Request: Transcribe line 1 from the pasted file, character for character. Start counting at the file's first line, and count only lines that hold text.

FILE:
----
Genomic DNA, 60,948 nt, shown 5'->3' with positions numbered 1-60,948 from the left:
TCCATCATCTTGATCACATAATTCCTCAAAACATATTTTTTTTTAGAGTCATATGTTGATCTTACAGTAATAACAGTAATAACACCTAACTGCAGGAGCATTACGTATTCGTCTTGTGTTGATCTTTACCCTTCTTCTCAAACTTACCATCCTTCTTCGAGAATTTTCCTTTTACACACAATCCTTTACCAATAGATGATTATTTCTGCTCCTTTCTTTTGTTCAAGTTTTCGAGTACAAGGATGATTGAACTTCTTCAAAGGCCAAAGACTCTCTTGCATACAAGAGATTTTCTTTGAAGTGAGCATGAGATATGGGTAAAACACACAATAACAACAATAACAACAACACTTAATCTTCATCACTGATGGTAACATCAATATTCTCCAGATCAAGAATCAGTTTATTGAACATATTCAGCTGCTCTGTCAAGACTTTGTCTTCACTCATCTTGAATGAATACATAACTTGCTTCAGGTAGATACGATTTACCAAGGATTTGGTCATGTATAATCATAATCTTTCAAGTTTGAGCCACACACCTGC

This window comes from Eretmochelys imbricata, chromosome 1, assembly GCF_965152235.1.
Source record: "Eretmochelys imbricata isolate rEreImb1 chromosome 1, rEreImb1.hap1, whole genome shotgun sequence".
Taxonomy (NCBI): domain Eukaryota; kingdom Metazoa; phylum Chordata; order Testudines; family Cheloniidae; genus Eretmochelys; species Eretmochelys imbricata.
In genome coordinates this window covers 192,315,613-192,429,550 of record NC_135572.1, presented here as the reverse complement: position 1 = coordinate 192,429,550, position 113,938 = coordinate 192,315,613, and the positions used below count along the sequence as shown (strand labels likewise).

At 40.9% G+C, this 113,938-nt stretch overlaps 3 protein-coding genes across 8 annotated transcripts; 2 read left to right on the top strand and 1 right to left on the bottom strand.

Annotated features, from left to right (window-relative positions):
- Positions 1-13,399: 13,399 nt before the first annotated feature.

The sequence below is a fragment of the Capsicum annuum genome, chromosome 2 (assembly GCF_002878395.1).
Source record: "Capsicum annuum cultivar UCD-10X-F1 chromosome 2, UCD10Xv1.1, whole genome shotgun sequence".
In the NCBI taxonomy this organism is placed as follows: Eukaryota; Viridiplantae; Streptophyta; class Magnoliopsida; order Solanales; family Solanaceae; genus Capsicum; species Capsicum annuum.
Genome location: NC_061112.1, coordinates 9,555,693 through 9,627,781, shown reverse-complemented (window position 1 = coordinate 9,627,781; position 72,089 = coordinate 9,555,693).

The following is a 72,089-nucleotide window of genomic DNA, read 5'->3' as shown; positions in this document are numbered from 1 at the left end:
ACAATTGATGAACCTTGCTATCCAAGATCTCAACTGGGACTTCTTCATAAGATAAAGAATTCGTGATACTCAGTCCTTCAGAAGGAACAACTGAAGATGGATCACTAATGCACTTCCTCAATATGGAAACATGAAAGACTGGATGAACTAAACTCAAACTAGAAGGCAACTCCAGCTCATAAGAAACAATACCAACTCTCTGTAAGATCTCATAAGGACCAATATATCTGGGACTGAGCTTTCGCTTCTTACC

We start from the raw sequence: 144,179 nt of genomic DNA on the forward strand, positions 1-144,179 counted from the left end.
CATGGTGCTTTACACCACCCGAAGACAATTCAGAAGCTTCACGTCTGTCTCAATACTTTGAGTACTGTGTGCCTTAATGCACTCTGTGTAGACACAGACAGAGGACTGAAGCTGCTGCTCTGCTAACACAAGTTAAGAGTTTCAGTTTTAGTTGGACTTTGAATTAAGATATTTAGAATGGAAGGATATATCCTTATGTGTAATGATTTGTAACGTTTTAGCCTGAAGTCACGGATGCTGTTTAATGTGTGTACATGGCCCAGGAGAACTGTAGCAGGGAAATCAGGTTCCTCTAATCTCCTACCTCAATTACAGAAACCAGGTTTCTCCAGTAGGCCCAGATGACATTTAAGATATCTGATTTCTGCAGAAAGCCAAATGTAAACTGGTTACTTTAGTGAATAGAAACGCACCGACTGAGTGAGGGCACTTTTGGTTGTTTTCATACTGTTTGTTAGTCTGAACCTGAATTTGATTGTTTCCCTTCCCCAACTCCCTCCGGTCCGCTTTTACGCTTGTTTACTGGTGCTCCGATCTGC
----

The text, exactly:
Genomic DNA, 60,948 nt, shown 5'->3' with positions numbered 1-60,948 from the left: